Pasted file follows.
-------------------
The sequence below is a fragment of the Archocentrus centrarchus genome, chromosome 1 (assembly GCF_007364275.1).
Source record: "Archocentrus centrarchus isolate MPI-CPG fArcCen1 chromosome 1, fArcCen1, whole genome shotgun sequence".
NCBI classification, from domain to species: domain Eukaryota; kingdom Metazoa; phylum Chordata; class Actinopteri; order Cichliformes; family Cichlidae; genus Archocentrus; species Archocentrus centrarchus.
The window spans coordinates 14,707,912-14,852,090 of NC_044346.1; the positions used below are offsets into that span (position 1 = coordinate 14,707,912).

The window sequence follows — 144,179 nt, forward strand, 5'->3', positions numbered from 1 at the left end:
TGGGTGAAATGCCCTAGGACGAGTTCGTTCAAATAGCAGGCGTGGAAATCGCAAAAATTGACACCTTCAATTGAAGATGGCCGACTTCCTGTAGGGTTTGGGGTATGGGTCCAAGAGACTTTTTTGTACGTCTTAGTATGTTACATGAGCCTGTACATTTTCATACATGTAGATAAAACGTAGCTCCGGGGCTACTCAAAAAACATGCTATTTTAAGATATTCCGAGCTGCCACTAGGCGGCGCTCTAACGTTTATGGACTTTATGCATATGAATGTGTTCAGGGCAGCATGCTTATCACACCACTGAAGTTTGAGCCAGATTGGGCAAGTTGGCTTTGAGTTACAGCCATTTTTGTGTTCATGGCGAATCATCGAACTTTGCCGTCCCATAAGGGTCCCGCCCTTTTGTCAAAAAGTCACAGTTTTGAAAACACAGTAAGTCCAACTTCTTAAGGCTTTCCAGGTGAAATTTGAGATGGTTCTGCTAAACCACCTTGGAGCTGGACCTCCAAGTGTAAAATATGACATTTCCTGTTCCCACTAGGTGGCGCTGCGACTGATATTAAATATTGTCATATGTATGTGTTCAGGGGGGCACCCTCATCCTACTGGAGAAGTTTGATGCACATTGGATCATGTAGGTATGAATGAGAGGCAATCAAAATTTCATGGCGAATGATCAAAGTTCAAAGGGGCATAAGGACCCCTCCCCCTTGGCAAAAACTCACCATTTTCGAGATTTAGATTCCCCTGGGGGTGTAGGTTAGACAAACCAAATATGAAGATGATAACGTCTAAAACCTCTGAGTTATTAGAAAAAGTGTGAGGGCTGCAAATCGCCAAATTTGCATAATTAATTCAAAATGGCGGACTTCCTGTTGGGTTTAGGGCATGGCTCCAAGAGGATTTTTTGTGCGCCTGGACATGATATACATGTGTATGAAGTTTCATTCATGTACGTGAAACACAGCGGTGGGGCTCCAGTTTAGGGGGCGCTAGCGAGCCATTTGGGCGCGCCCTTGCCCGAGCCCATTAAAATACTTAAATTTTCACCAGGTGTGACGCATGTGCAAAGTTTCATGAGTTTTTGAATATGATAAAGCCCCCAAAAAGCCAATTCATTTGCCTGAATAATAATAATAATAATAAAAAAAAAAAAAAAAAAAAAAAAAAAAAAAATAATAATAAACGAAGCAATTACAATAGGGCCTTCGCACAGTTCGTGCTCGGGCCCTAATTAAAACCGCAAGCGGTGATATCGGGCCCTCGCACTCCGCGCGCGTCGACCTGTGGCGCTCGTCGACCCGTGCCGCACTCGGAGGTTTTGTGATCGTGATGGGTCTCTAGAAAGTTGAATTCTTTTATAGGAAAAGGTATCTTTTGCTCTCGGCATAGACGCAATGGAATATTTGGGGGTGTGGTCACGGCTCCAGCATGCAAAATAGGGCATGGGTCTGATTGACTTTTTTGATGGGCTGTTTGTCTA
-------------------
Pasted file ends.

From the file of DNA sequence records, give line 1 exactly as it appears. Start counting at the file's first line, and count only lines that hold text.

The sequence below is a fragment of the Archocentrus centrarchus genome, chromosome 1 (assembly GCF_007364275.1).